Joni Mitchell and David Crosby’s relationship was only for a brief spell in 1967, but it laid down the markers for Crosby, Stills, Nash & Young, while simultaneously opening the Canadian’s eyes to a brave new world.
Although their partnership was built on sand, Mitchell and Crosby worked proficiently as each other’s muse for a short period of time, even if they both knew from the start that it wasn’t going to last forever. In the end, Crosby would be the culprit for their time together coming to an abrupt closure, and Mitchell’s way of letting him know it was over was utter perfection.
As their respective careers began to hit the ground, their time spent in each others company began to dwindle dramatically, and Crosby soon started seeking his kicks from elsewhere. The CSNY singer rekindled things with an old flame, and Mitchell was understandably furious when she discovered that he had been unfaithful.
Rather than immediately unleash a fit of rage upon Crosby, Mitchell calmly waited for the most mischievous moment to embarrass him. After all, his behaviour warranted maximum punishment, and he deserved to be left red-faced.
The duo attended a party held at The Monkees’ Peter Tork’s house when Mitchell gathered everybody around and premiered her not so subtle break-up song, ‘That Song About The Midway’.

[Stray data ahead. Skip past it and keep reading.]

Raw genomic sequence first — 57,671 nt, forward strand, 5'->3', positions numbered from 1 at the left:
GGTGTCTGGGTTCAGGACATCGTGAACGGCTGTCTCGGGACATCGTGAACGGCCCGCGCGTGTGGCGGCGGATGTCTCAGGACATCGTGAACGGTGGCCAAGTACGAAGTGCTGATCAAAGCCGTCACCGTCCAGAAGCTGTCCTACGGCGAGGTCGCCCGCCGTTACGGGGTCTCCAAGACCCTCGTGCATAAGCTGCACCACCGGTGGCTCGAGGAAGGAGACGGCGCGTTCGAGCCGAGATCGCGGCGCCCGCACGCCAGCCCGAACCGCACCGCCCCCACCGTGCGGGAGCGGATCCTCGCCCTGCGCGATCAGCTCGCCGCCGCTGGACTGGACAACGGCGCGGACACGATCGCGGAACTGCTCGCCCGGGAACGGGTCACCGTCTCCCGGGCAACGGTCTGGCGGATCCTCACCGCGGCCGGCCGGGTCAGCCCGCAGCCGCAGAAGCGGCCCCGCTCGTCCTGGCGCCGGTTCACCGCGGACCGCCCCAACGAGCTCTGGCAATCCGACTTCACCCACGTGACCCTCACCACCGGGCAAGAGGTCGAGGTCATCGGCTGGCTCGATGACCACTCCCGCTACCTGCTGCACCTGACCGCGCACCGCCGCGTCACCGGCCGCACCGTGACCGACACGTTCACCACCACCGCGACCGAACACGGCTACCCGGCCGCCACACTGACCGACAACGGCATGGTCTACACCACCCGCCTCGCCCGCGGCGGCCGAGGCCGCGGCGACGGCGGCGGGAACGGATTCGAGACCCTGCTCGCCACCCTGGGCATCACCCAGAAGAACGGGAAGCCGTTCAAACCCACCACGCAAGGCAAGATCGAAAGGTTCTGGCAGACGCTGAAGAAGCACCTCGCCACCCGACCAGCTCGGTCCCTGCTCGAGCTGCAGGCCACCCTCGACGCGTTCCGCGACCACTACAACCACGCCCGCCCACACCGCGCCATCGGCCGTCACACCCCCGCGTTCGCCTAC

“She came in and she was kind of different,” Crosby later told Howard Stern on SiriusXM. “She’s like, ‘I’ve got a new song,’ and we were all there, and we all said, ‘Oh, fantastic, a new Joni song!‘ And she starts to sing it, and it’s plainly a goodbye to me. And then she sang it again in case I didn’t get it the first time – unbelievable! Everybody in the room was going, ‘Oh.’ everybody. … It’s hysterically funny.”
Crosby knew that her revenge was nothing compared to what he had put her through, and he held no ill feelings towards the singer-songwriter. However, Crosby did find her superior musicianship tasking during their brief romance, addingL “Listen, imagine if you wrote a song, a really good song, and you sang it to her when she came home, and then she sang you three better songs that she wrote last night.”
Heaping further praise on Mitchell, Crosby continued: “She is arguably the best singer-songwriter of our times. I don’t get along with her that well anymore, but I do love her with my whole heart for what she’s given us.”
After their relationship burned out, Mitchell moved on with another member of CSNY in Graham Nash, and Crosby feels as though he was a much better man for her than he ever was. He added: “It’s not just me – I don’t think Joni gets along with any of her exes. I was very happy when she went with Graham [Nash]. Graham was, I think, the best of us for her. The best experience she had with a guy was with Graham.”
While they are no longer close associates, and he could have treated her better, there is no bad blood from Crosby’s side. He even recently stated: “she’s ten times the musician and singer” compared to Bob Dylan, which comfortably puts Mitchell in a league of her own in his esteemed book.